Deer aren’t likely to ingest scent used in hunting, because in most cases it is sprayed on clothing or dispersed in the air with a scent wick or cotton balls, he said. CWD is more likely to be spread through supplemental feeding.
Last season, the Virginia Department of Game and Inland Fisheries asked deer hunters to voluntarily refrain from using urine-based scents to attract deer or to mask their own scent.
This year, the agency has cranked that up a notch, telling hunters that beginning July 1 it will be unlawful to use such scents, which are readily available at hunting supply stores, online and through catalogs.
In fact, a new regulation, passed earlier this month, makes it illegal even to carry the stuff when hunting.
That has some hunters steamed.
During a recent public-input period, the ban was opposed slightly more than 2-to-1, but the number of participants in the survey was small. Complaints likely will increase this fall when hunters discover that stores will gladly sell them scents only to find out that urine-base products are illegal to use.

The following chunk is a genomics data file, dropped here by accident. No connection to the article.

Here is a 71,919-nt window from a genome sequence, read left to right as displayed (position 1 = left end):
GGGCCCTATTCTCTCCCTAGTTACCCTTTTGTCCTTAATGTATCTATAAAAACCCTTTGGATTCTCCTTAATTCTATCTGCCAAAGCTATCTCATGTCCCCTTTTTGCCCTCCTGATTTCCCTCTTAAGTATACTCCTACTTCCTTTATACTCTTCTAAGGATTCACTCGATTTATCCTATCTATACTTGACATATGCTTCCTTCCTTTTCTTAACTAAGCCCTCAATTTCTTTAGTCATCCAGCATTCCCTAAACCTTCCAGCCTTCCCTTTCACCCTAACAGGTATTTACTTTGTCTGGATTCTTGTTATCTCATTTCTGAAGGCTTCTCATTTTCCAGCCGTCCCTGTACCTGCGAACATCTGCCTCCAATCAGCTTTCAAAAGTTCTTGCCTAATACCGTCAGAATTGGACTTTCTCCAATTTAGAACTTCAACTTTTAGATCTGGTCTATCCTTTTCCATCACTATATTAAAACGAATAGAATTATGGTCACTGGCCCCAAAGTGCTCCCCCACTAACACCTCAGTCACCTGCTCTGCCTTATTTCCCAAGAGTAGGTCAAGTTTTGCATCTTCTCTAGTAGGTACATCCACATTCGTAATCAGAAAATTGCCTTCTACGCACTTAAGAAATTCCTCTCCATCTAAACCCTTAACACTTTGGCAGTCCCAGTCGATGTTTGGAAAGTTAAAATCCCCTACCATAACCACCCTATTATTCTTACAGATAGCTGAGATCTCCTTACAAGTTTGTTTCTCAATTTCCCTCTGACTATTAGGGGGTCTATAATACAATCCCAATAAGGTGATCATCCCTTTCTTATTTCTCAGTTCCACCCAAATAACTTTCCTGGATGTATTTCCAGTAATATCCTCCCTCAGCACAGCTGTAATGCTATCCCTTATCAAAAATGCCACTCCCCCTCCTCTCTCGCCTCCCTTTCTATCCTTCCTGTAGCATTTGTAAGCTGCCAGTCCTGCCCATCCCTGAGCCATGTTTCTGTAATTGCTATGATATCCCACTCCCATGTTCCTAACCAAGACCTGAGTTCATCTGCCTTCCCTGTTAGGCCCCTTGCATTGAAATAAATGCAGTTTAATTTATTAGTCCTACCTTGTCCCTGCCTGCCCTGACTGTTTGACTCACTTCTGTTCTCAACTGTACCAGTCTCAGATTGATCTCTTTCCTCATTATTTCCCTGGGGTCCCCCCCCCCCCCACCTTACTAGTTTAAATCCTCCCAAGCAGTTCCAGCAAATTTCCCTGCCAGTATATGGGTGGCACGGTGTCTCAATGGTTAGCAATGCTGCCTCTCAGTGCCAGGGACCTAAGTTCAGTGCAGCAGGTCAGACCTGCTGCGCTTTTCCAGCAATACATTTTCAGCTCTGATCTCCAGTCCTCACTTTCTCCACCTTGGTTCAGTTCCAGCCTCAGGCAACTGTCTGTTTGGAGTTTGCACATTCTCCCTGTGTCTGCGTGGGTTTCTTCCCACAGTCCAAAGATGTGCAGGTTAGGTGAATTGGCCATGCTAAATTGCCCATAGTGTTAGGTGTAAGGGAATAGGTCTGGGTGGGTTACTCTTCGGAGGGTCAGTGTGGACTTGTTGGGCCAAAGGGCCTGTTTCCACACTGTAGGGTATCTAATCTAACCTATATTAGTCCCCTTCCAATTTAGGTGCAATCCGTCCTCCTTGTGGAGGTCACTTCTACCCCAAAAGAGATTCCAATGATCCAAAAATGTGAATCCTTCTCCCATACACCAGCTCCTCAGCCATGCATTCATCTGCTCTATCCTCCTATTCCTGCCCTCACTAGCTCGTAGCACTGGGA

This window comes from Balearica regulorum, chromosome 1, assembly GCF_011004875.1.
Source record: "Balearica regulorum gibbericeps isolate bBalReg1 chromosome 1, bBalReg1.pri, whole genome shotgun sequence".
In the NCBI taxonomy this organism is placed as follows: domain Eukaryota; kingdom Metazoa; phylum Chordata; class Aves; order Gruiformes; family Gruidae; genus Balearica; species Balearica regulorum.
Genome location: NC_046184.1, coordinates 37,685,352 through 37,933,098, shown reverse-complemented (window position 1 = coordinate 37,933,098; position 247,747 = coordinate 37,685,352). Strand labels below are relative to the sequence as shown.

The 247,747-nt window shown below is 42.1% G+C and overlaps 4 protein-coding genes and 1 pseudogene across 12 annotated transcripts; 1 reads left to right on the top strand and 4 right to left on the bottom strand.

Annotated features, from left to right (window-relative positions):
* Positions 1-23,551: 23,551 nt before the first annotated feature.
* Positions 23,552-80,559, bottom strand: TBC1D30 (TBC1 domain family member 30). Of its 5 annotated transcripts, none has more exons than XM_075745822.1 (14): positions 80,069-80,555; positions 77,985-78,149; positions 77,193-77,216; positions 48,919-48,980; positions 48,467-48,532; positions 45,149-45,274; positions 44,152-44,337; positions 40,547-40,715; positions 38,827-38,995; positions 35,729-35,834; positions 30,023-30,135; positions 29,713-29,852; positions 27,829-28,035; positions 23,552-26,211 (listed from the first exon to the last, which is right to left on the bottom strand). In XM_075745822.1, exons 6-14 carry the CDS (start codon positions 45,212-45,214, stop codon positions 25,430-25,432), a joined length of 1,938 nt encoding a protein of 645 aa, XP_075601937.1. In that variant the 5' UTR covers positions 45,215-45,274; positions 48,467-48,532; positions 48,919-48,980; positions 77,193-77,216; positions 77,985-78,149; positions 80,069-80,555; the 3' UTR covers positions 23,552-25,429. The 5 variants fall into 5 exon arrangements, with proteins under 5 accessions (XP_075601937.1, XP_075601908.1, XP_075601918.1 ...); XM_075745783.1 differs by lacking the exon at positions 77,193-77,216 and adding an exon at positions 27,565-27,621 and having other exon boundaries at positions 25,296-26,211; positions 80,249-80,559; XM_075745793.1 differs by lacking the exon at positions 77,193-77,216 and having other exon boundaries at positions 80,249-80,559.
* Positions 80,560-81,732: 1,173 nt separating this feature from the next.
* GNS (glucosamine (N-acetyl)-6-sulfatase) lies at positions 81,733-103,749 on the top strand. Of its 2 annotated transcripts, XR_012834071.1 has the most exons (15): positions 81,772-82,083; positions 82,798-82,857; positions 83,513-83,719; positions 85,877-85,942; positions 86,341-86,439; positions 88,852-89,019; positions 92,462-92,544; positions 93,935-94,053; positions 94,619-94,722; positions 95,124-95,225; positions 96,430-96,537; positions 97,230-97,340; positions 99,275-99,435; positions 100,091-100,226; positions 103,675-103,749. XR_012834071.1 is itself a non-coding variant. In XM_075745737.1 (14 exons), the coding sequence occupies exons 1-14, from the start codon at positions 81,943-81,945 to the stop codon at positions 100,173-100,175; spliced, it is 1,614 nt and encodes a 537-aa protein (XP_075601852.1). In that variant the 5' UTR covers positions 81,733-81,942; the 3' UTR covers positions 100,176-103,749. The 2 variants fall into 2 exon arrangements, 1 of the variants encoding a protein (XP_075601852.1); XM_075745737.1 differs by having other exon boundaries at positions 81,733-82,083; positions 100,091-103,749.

DGIF officials said the intent of the new regulation is to keep the highly contagious and deadly chronic wasting disease from spreading in Virginia’s deer herd. Thus far, the agency has spent over $1 million on CWD monitoring and management efforts.
Since 2009, there have been seven documented cases of CWD in Virginia, all confined to private land in Frederick County along the West Virginia border.
Virginia’s effort to help corral the disease by banning the use of urine-based scents is cutting edge. Only a couple of other states and two Canadian provinces have taken this stand.
DGIF biologists have said that the agent known to transmit CWD has been found in the urine, feces and saliva of infected animals. Officials are concerned that urine collected from captive deer and elk in other states is a threat to spread CWD when hunters disperse it in the woods of Virginia where deer can lick it up.